The votes are in and the U.K. has voted to leave the European Union. The financial markets braced for a knee-jerk reaction to the results of the European Union Referendum vote on Thursday night and will now awake to turmoil. Prime Minister David Cameron has announced he will step down in October.
The pound has dropped below $1.33, some 12.6%, the lowest it’s been since 1985. The FTSE 100 shed 527 points when the markets opened and US futures are sharply down with the Dow Jones estimated to be more than 400 points down. In Japan the Nikkei 225 index has plunged 8% and the Yen has significantly appreciated. (See also, How the Brexit Could Affect U.S. Investors.)
The Shanghai market, a closed market, was mildly affected and only dropped less than 2% a few hours after the result. The Euro has strengthened against the British pound by 6% but is down versus the US dollar. Google trends reported a 500% spike in searches for "buy gold" as investors looked for a safe haven. The markets in India have been trading in the red. Indian investments in the UK are bigger than the Indian investments in the rest of the EU as a whole.
The CBOE VIX spiked before the U.S. market open showing volume far beyond its normal range:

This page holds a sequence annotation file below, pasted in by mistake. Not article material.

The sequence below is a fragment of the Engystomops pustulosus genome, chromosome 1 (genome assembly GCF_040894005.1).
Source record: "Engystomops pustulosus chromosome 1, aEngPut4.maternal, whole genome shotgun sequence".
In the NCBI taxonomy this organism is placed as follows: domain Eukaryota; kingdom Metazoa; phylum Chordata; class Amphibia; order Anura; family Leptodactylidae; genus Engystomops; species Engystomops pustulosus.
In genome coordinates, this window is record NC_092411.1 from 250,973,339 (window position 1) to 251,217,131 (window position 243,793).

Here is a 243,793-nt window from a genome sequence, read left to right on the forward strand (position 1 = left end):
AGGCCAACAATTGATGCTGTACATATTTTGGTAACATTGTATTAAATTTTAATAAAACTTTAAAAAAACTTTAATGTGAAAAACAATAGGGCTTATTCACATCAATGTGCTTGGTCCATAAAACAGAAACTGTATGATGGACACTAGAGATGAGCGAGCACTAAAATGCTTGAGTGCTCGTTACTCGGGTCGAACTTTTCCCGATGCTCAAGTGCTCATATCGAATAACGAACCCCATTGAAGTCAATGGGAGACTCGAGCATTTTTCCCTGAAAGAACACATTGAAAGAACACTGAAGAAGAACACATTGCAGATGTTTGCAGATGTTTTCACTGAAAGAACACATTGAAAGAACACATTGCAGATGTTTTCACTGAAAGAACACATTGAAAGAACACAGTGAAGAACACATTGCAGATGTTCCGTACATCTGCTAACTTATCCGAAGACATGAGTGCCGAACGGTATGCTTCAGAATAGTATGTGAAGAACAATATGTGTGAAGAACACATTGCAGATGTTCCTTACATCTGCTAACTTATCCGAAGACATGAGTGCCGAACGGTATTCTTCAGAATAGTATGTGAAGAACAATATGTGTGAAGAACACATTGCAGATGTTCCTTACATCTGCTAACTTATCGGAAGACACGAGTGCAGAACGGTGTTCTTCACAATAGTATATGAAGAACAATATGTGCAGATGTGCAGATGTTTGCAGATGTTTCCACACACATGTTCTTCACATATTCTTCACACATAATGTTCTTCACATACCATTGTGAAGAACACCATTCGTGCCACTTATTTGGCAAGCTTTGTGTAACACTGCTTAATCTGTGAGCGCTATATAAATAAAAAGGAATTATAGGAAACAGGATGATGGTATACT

“I would say your real money investors, someone wanting to get hold of pounds for business reasons, would not be participating in the markets today because of the volatility. The volumes trading are quite small and contributing to the large moves that are happening," said Kymberly Martin of BNZ Markets to the New York Times. (See also, If Brexit Occurs Here's How You Should Invest.)
Brexit implies a trend as it is a strong vote against globalization and a step towards economic nationalism. This is the first time a country has voted to leave the European Union since Greenland in 1982. It is unclear how new trade deals will be negotiated, who will succeed David Cameron in October and how this will affect the British establishment that largely constituted the "remain" camp.
“I would reassure markets and investors that Britain’s economy is fundamentally strong. There will be no immediate change in how our people travel, our goods move and our services will be sold,” said Cameron in a speech this morning.
The results signify a clear break in Britain along political and class lines. The leader of the right-wing, anti-immigration UK Independence Party leader Nigel Farage said this will be a victory for ordinary and decent people. The financial capital London that is home to multinational companies voted 70% to stay.